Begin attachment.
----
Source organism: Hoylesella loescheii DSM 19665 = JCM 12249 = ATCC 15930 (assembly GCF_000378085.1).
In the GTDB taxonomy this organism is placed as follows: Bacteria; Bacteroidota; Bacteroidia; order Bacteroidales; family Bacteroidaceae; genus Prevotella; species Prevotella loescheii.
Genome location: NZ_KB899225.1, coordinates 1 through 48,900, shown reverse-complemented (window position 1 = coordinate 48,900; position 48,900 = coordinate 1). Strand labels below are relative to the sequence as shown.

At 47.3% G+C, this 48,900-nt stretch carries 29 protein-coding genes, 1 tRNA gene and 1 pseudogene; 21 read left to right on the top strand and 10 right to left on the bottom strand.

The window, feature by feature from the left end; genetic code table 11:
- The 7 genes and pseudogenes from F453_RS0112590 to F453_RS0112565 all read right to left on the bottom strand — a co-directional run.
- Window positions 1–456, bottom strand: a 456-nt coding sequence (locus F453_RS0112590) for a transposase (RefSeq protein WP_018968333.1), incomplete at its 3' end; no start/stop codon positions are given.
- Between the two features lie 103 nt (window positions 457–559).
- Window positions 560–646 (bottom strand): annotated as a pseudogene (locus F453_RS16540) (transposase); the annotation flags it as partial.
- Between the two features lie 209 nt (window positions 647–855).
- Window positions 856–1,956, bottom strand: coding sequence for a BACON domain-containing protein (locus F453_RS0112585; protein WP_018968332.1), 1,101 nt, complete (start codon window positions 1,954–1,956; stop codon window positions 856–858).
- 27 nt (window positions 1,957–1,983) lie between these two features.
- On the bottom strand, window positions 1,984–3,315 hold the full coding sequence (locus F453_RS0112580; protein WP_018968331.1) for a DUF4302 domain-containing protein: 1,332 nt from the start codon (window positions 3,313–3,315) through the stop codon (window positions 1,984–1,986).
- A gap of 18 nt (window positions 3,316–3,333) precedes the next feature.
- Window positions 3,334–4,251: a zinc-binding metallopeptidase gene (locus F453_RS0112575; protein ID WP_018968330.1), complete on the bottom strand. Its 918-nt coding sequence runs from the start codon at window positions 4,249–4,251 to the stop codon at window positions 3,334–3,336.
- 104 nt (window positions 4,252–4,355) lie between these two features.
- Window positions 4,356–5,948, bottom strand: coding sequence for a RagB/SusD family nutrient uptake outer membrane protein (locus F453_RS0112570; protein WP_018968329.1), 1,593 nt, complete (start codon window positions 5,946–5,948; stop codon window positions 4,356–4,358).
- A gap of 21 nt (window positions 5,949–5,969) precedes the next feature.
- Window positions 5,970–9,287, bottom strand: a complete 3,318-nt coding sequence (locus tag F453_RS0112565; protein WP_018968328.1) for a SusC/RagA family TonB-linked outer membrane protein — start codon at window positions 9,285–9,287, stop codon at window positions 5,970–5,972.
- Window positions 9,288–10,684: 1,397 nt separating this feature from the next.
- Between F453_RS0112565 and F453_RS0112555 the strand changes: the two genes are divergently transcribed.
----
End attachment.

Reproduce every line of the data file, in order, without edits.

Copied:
Source organism: Hoylesella loescheii DSM 19665 = JCM 12249 = ATCC 15930 (assembly GCF_000378085.1).
In the GTDB taxonomy this organism is placed as follows: Bacteria; Bacteroidota; Bacteroidia; order Bacteroidales; family Bacteroidaceae; genus Prevotella; species Prevotella loescheii.
Genome location: NZ_KB899225.1, coordinates 1 through 48,900, shown reverse-complemented (window position 1 = coordinate 48,900; position 48,900 = coordinate 1). Strand labels below are relative to the sequence as shown.

At 47.3% G+C, this 48,900-nt stretch carries 29 protein-coding genes, 1 tRNA gene and 1 pseudogene; 21 read left to right on the top strand and 10 right to left on the bottom strand.

The window, feature by feature from the left end; genetic code table 11:
- The 7 genes and pseudogenes from F453_RS0112590 to F453_RS0112565 all read right to left on the bottom strand — a co-directional run.
- Window positions 1–456, bottom strand: a 456-nt coding sequence (locus F453_RS0112590) for a transposase (RefSeq protein WP_018968333.1), incomplete at its 3' end; no start/stop codon positions are given.
- Between the two features lie 103 nt (window positions 457–559).
- Window positions 560–646 (bottom strand): annotated as a pseudogene (locus F453_RS16540) (transposase); the annotation flags it as partial.
- Between the two features lie 209 nt (window positions 647–855).
- Window positions 856–1,956, bottom strand: coding sequence for a BACON domain-containing protein (locus F453_RS0112585; protein WP_018968332.1), 1,101 nt, complete (start codon window positions 1,954–1,956; stop codon window positions 856–858).
- 27 nt (window positions 1,957–1,983) lie between these two features.
- On the bottom strand, window positions 1,984–3,315 hold the full coding sequence (locus F453_RS0112580; protein WP_018968331.1) for a DUF4302 domain-containing protein: 1,332 nt from the start codon (window positions 3,313–3,315) through the stop codon (window positions 1,984–1,986).
- A gap of 18 nt (window positions 3,316–3,333) precedes the next feature.
- Window positions 3,334–4,251: a zinc-binding metallopeptidase gene (locus F453_RS0112575; protein ID WP_018968330.1), complete on the bottom strand. Its 918-nt coding sequence runs from the start codon at window positions 4,249–4,251 to the stop codon at window positions 3,334–3,336.
- 104 nt (window positions 4,252–4,355) lie between these two features.
- Window positions 4,356–5,948, bottom strand: coding sequence for a RagB/SusD family nutrient uptake outer membrane protein (locus F453_RS0112570; protein WP_018968329.1), 1,593 nt, complete (start codon window positions 5,946–5,948; stop codon window positions 4,356–4,358).
- A gap of 21 nt (window positions 5,949–5,969) precedes the next feature.
- Window positions 5,970–9,287, bottom strand: a complete 3,318-nt coding sequence (locus tag F453_RS0112565; protein WP_018968328.1) for a SusC/RagA family TonB-linked outer membrane protein — start codon at window positions 9,285–9,287, stop codon at window positions 5,970–5,972.
- Window positions 9,288–10,684: 1,397 nt separating this feature from the next.
- Between F453_RS0112565 and F453_RS0112555 the strand changes: the two genes are divergently transcribed.